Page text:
US Senate votes to move ahead on chip bill
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US Senate votes to move ahead on chip bill

NEW ELECTRONICS. The US Senate has voted to move ahead with a slimmed-down version of legislation to provide subsidies and tax credits for the US semiconductor industry. Scott White, CEO at PragmatIC, shares his thoughts on this development.

Move over silicon
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Move over silicon

NEW ELECTRONICS. Editor, Neil Tyler talks to PragmatIC’s CEO, Scott White, about the company’s innovative flexible integrated circuits which offer an alternative to silicon chips, and learns about the opportunities from an economic and market perspective.

Industry gears up for the circular economy
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Industry gears up for the circular economy

THE ENGINEER. Closing the loop on our use of resources, the fundamental principle of a circular economy is both an economic and environmental necessity. Joshua Young, Circular Economy Manager at PragmatIC, outlines how our technology can help.

EE Journal Amelia Dalton's Fish Fry Podcast
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EE Journal Amelia Dalton's Fish Fry Podcast

EE JOURNAL. From 12.35 Amelia talks about the first commercially viable flexible plastic microprocessor chips developed by a team of researchers at University of Illinois Urbana-Champaign and British flexible electronics manufacturer PragmatIC Semiconductor.

Patented foundry mass produces electronics for high-volume, low-cost applications
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Patented foundry mass produces electronics for high-volume, low-cost applications

DESIGN NEWS. One challenge in implementing IoT technology is the cost of scaling the technology for applications where low cost is paramount. PragmatIC, a UK-based semiconductor foundry company, has developed a unique technology to address this. Dr Catherine Ramsdale, SVP Technology explains how.

How can digital technology help make reusable packaging at scale a reality?
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How can digital technology help make reusable packaging at scale a reality?

PACKAGING INSIGHTS. Companies are exploring reusable packaging as a way to retain the benefits of plastic while lowering its environmental impact, but a lack of logistic infrastructure and item traceability makes scalability difficult. How can novel flexible electronics and RFID technology help?

Making novel microprocessors possible
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Making novel microprocessors possible

MARKT & TECHNIK. PragmatIC has been undertaking more pioneering microprocessor work, this time with the University of Illinois, demonstrating that 4-bit controllers optimised for manufacturing in PragmatIC's process can be achieved for low cost and in yields suitable for volume production.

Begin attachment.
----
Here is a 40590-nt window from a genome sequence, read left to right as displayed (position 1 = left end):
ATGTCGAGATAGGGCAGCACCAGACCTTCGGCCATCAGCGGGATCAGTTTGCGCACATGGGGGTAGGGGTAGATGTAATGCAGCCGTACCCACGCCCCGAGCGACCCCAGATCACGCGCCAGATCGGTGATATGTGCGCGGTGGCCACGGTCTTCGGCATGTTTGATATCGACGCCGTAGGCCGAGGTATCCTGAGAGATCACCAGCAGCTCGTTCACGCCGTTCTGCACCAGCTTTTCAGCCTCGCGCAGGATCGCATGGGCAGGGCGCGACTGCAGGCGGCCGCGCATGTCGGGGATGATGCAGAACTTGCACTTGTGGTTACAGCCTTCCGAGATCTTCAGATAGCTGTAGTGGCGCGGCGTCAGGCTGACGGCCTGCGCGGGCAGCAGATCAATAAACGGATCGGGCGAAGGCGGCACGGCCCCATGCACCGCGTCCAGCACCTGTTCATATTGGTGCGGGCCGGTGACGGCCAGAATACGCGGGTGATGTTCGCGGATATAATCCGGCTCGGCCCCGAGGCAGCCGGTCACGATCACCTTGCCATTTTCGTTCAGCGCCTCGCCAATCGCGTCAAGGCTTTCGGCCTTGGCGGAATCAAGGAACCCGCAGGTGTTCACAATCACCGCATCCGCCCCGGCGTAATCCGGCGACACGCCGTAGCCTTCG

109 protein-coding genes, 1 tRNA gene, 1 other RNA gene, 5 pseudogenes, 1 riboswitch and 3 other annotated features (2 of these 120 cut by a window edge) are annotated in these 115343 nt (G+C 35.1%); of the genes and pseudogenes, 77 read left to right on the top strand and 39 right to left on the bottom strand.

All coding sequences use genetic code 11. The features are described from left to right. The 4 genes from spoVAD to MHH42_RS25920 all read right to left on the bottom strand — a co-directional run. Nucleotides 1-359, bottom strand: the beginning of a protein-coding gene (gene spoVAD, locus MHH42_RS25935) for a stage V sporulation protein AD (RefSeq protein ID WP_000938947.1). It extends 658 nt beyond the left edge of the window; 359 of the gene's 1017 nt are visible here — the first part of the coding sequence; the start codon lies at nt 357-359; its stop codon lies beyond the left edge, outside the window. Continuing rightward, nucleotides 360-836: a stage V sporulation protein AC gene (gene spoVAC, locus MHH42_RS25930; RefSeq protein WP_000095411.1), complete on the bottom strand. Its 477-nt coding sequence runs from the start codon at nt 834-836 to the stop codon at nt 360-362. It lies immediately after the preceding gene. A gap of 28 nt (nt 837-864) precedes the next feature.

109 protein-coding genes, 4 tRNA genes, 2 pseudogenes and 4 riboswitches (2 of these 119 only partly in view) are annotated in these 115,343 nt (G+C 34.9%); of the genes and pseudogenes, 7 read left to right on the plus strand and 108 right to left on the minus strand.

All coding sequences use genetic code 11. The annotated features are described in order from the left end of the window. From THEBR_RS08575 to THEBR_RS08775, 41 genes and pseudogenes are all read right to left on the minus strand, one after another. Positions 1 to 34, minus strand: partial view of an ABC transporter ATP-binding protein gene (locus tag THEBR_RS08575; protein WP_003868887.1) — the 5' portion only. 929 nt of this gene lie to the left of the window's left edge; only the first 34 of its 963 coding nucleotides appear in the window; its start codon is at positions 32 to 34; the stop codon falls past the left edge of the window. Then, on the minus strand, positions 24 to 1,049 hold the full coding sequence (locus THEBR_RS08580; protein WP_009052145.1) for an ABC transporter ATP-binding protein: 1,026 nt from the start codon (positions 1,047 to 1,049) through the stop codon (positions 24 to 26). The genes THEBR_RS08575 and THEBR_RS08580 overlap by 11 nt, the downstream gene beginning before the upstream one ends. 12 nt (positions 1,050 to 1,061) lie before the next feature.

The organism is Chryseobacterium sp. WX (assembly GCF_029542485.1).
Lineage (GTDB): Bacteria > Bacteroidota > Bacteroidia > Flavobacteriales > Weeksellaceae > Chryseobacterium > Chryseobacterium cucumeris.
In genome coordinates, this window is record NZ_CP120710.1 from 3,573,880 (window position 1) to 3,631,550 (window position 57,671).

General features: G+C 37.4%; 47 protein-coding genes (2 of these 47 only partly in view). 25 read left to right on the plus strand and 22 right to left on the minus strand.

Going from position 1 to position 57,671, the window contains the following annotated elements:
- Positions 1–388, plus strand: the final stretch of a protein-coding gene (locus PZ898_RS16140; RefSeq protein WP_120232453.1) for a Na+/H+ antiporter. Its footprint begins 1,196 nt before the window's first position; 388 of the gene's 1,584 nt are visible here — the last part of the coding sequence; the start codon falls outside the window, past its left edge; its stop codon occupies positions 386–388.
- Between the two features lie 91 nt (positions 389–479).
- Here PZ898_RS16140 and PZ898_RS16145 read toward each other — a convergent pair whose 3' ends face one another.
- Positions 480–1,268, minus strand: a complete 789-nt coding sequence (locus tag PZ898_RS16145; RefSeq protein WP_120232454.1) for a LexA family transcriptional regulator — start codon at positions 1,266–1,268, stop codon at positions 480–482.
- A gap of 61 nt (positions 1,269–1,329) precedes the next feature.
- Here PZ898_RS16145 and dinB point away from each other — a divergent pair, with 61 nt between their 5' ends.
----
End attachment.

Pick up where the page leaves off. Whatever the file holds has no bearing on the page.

World’s first native plastic programmable processor
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World’s first native plastic programmable processor

EENEWS EUROPE. PragmatIC has worked with researchers in the US on an innovative project. This is the first time that a microprocessor has been developed specifically for PragmatIC’s FlexIC Foundry service, using bespoke chip architectures designed by a team at the University of Illinois.

Developing a semiconductor innovation strategy that builds for the future
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Developing a semiconductor innovation strategy that builds for the future

FORBES. Following on from his last article, Scott White, CEO at PragmatIC, talks about the importance of setting a clear semiconductor innovation strategy, encouraging innovation across the entire electronics ecosystem to secure a responsive and economically viable semiconductor supply chain.

RIP expensive silicon chips - plastic processors are the future
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RIP expensive silicon chips - plastic processors are the future

TECHRADAR. Technology has been developing at a rapid pace in recent decades, and new research suggests that we could soon be entering a new age of tech innovation with even more advancements thanks to mind-blowingly affordable plastic processors.

Plastic processors for less than a penny a piece
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Plastic processors for less than a penny a piece

TOM’S HARDWARE. Researchers design sub-penny plastic processor with PragmatIC’s unique technology that could move flexible electronics from niche to mainstream and usher in the age of truly ubiquitous electronics.

The first high-yield, sub-penny plastic processor
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The first high-yield, sub-penny plastic processor

IEEE SPECTRUM. Using PragmatIC's manufacturing process to make a 4-bit microcontroller on plastic, engineers from the University of Illinois performed what they believe is the first yield study on plastic processors.